In 2011, Randy Bias, a prominent member of the cloud community, used the phrase "cattle, not pets" as an analogy for how DevOps engineers should think about the cloud and the benefits of managing infrastructure in a cloud-native environment. The phrase "cattle, not pets" (attributed originally to Bill Baker, a Microsoft distinguished engineer encouraging his DBA audience to think differently about their SQL Server deployments) has become pervasive within the DevOps community and is a useful way to think about the difference between a dynamically scalable cloud deployment and a more static on-premises server rack. Once the description was applied to the cloud, it was adopted across the IT community, showing up in sources as varied as Amazon webinars and CERN presentations.
Although the concept has contributed to the cloud design principles of thousands of DevOps engineers across the industry, the analogy is imperfect. Treating servers as "cattle, not pets" without broader strategies to implement security eliminates concerns about resiliency and initial server configuration, leaving the proverbial door wide open for unanticipated access issues, malicious intrusion vectors, and other security threats and vulnerabilities that have been prevalent since well before the cloud concept was mainstream.
Enter the many different flavors of infrastructure-as-code. There are many ideas about planning for DevOps, and the benefits of the overall infrastructure-as-code movement: numerous papers on the "cattle, not pets" approach; dissertations on the broader notion of replicability, rigor, scrutiny, as well as inherent security that come from code-based implementations of infrastructure; sales briefs on the benefits of being able to model infrastructure changes without time-consuming and costly mock-ups in a manually configured staging environment; and so on.
The concept of using code-based policies to impose consistent security on a broader IT environment is not new in IT or the cloud. However, minimizing security risks with comprehensive security-as-code in a way that almost entirely removes the need for any manual interaction is a relatively new practice — as is the prioritization of security principles when DevOps teams consider how to configure code-based policies to manage their own environments.
This doesn't mean the industry isn't addressing the practice. Companies including Puppet, Chef, Red Hat, AWS, IBM, and many others offer rich tool sets that are intended to ease the transition from traditional IT practices and DevOps approaches to security in favor of the DevSecOps approach to infrastructure management — and DevSecOps appears to be on its way to becoming the new normal.
Opportunity for Change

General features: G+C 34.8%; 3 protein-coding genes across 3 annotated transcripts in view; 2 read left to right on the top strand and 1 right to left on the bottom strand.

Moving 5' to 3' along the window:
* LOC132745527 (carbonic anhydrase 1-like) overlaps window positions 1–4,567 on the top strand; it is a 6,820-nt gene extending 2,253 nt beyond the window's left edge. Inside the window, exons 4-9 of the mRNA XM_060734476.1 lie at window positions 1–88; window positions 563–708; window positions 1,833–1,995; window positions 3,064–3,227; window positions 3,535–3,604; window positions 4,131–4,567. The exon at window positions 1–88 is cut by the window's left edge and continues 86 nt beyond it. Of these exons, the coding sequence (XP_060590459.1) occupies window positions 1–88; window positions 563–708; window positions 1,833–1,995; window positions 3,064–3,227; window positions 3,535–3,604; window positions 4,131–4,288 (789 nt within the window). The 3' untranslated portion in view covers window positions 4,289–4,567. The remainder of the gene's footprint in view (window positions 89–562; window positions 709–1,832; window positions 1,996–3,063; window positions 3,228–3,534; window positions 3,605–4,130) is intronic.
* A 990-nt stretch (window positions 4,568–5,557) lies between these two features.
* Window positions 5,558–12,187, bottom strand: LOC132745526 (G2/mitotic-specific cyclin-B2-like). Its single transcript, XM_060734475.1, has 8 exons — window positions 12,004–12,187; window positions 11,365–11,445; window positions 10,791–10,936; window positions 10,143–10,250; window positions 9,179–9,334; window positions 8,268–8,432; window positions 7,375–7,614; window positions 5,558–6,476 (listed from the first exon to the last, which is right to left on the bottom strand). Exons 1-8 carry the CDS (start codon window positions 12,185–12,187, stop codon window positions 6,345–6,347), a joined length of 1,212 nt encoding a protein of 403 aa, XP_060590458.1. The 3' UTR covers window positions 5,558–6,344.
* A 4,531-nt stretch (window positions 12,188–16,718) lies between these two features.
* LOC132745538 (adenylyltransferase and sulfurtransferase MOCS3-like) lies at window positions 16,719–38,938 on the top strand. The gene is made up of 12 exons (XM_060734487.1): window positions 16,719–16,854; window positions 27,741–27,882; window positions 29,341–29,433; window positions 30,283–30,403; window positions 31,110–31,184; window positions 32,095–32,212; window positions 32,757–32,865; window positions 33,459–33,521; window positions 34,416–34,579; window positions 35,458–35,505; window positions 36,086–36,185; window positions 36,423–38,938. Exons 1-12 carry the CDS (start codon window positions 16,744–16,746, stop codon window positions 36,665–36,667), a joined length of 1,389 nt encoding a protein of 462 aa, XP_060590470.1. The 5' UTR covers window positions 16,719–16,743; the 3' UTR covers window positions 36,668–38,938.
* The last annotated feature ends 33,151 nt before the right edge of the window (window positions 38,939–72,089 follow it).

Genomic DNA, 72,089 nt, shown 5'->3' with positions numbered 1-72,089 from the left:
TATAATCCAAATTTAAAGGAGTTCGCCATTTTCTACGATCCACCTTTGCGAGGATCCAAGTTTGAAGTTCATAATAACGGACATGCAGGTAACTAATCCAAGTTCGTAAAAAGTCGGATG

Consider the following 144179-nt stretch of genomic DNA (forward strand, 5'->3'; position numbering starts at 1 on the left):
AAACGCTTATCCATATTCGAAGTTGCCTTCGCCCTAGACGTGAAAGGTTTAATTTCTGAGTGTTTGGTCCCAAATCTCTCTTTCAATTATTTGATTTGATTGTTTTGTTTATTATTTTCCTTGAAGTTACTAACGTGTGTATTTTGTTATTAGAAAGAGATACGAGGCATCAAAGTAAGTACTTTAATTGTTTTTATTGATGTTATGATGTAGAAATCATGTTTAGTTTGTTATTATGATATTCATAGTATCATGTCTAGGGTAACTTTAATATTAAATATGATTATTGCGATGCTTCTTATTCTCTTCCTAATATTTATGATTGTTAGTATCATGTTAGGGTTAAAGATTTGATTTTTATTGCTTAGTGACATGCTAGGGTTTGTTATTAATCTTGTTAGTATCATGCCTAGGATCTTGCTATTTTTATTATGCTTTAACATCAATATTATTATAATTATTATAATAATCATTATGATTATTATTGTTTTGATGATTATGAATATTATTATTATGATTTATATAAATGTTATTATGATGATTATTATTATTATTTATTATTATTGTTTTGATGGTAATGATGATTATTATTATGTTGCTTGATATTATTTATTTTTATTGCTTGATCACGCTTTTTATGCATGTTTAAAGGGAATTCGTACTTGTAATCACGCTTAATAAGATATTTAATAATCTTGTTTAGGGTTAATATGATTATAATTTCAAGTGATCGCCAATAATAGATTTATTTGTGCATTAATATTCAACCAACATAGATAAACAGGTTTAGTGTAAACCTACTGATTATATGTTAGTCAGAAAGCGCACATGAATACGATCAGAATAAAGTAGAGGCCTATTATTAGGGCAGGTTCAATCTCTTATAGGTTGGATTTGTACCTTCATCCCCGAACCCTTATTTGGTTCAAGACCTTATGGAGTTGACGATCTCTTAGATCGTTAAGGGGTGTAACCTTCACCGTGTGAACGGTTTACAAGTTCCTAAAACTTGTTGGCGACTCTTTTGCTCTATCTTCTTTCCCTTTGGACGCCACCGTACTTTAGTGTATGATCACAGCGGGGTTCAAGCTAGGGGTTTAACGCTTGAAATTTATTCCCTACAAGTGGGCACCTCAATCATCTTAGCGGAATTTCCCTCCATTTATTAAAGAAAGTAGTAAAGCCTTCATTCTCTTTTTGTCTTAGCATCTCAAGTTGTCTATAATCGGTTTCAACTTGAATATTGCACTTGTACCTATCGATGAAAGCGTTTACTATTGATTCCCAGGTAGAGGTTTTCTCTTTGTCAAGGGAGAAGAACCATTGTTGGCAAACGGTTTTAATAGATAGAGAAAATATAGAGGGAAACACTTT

The broader implications of the DevSecOps mindset for the governance of security and compliance have been relatively underappreciated until recently. The industry now has an opportunity to shift the focus of security and compliance scrutiny from the live environment to a code repository, greatly increasing the assurance possible in any security review and simplifying the methodology required by any external auditor tasked with verifying the compliance posture of a given environment. Prominent cloud providers are releasing verified reference architectures that, if implemented without any security-impacting changes, provide compliance with any number of prominent security and regulatory frameworks their customers may encounter. An entire cottage industry has formed around the idea that security can be written instead of implemented. While not as prominent as the overall infrastructure-as-code movement, comprehensive security-as-code could be truly transformative for organizations building in the cloud.
If done carefully, true security-as-code has many benefits. Budget-conscious executives can mandate code-based security policies to minimize the large amounts of time, money, and effort traditionally required to properly deploy and vet a mature security posture. System owners can remove the human from the loop in all but the most esoteric of management actions — minimizing the risk of some of the most prominent malicious intrusion vectors seen today and virtually guaranteeing consistent implementation of security controls and policies. Architects can mock up their selected controls, service-level agreement obligations, and performance targets without delay and quickly iterate through options before allocating any resources to a test deployment.
Companies working to bring software products to market in heavily regulated industries can reduce their time to compliance — even across multiple frameworks at once — as they are only limited by the speed at which their developers can type, instead of the long lead times traditionally expected between development, assessment, and remediation. Undermanned DevOps teams can confidently reuse and recycle security policies and assets between environments without worry about customization or loss of fidelity, easing the pain of frequent requests for segregated resources or low-level tenant-by-tenant isolation.
And finally, interested reviewers and external auditors can be confident when assessing the security assurance provided by a heavily automated and code-based IT environment. Focusing such a review on a code-based architecture implemented throughout the scope of a given review reduces the chance that, somewhere, in some far-off closet, sits a critical server still being treated as a pet.